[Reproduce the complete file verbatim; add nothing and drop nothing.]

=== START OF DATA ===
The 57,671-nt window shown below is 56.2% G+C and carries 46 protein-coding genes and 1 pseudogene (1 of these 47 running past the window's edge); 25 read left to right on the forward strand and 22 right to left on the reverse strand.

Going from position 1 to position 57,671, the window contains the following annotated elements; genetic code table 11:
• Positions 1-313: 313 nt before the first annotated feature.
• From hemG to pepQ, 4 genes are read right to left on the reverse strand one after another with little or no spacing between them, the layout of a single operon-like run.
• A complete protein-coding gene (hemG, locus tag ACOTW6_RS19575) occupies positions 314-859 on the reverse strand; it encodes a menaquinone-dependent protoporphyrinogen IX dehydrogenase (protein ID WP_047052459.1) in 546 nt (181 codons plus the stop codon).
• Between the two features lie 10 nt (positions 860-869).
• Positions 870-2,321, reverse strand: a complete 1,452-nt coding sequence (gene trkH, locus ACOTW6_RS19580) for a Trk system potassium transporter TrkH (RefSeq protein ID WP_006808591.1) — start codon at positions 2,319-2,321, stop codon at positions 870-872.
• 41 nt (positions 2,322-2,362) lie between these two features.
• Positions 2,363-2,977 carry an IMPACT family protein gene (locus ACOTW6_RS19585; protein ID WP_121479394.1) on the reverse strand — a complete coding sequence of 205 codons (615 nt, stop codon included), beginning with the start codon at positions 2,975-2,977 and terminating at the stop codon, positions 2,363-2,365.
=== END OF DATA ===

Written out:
The 57,671-nt window shown below is 56.2% G+C and carries 46 protein-coding genes and 1 pseudogene (1 of these 47 running past the window's edge); 25 read left to right on the forward strand and 22 right to left on the reverse strand.

Going from position 1 to position 57,671, the window contains the following annotated elements; genetic code table 11:
• Positions 1-313: 313 nt before the first annotated feature.
• From hemG to pepQ, 4 genes are read right to left on the reverse strand one after another with little or no spacing between them, the layout of a single operon-like run.
• A complete protein-coding gene (hemG, locus tag ACOTW6_RS19575) occupies positions 314-859 on the reverse strand; it encodes a menaquinone-dependent protoporphyrinogen IX dehydrogenase (protein ID WP_047052459.1) in 546 nt (181 codons plus the stop codon).
• Between the two features lie 10 nt (positions 860-869).
• Positions 870-2,321, reverse strand: a complete 1,452-nt coding sequence (gene trkH, locus ACOTW6_RS19580) for a Trk system potassium transporter TrkH (RefSeq protein ID WP_006808591.1) — start codon at positions 2,319-2,321, stop codon at positions 870-872.
• 41 nt (positions 2,322-2,362) lie between these two features.
• Positions 2,363-2,977 carry an IMPACT family protein gene (locus ACOTW6_RS19585; protein ID WP_121479394.1) on the reverse strand — a complete coding sequence of 205 codons (615 nt, stop codon included), beginning with the start codon at positions 2,975-2,977 and terminating at the stop codon, positions 2,363-2,365.